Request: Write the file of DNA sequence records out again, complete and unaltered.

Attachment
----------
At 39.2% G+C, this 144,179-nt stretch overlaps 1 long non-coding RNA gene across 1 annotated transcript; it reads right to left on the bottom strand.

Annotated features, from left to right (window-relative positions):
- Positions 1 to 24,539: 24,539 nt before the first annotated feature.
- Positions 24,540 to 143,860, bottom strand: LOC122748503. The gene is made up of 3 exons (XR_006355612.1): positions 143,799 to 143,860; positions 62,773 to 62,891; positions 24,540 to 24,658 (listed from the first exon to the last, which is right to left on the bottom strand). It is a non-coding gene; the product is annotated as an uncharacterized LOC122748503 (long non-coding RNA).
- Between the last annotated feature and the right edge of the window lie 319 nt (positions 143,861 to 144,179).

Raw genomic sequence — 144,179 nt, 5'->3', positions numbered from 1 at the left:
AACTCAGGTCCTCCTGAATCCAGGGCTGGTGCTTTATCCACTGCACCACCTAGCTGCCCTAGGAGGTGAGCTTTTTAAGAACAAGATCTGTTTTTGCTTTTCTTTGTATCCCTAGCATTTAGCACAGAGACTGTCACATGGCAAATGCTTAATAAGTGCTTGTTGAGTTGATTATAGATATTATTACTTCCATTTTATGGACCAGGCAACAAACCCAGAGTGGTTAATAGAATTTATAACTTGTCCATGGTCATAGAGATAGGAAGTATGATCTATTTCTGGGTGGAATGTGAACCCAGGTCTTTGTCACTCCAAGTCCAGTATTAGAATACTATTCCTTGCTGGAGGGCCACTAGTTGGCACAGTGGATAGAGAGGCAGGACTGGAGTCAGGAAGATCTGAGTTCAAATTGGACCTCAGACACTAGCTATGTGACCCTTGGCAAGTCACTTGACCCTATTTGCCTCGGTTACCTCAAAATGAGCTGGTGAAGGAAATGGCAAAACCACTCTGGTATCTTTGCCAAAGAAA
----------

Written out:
At 39.2% G+C, this 144,179-nt stretch overlaps 1 long non-coding RNA gene across 1 annotated transcript; it reads right to left on the bottom strand.

Annotated features, from left to right (window-relative positions):
- Positions 1 to 24,539: 24,539 nt before the first annotated feature.
- Positions 24,540 to 143,860, bottom strand: LOC122748503. The gene is made up of 3 exons (XR_006355612.1): positions 143,799 to 143,860; positions 62,773 to 62,891; positions 24,540 to 24,658 (listed from the first exon to the last, which is right to left on the bottom strand). It is a non-coding gene; the product is annotated as an uncharacterized LOC122748503 (long non-coding RNA).
- Between the last annotated feature and the right edge of the window lie 319 nt (positions 143,861 to 144,179).

Raw genomic sequence — 144,179 nt, 5'->3', positions numbered from 1 at the left:
AACTCAGGTCCTCCTGAATCCAGGGCTGGTGCTTTATCCACTGCACCACCTAGCTGCCCTAGGAGGTGAGCTTTTTAAGAACAAGATCTGTTTTTGCTTTTCTTTGTATCCCTAGCATTTAGCACAGAGACTGTCACATGGCAAATGCTTAATAAGTGCTTGTTGAGTTGATTATAGATATTATTACTTCCATTTTATGGACCAGGCAACAAACCCAGAGTGGTTAATAGAATTTATAACTTGTCCATGGTCATAGAGATAGGAAGTATGATCTATTTCTGGGTGGAATGTGAACCCAGGTCTTTGTCACTCCAAGTCCAGTATTAGAATACTATTCCTTGCTGGAGGGCCACTAGTTGGCACAGTGGATAGAGAGGCAGGACTGGAGTCAGGAAGATCTGAGTTCAAATTGGACCTCAGACACTAGCTATGTGACCCTTGGCAAGTCACTTGACCCTATTTGCCTCGGTTACCTCAAAATGAGCTGGTGAAGGAAATGGCAAAACCACTCTGGTATCTTTGCCAAAGAAA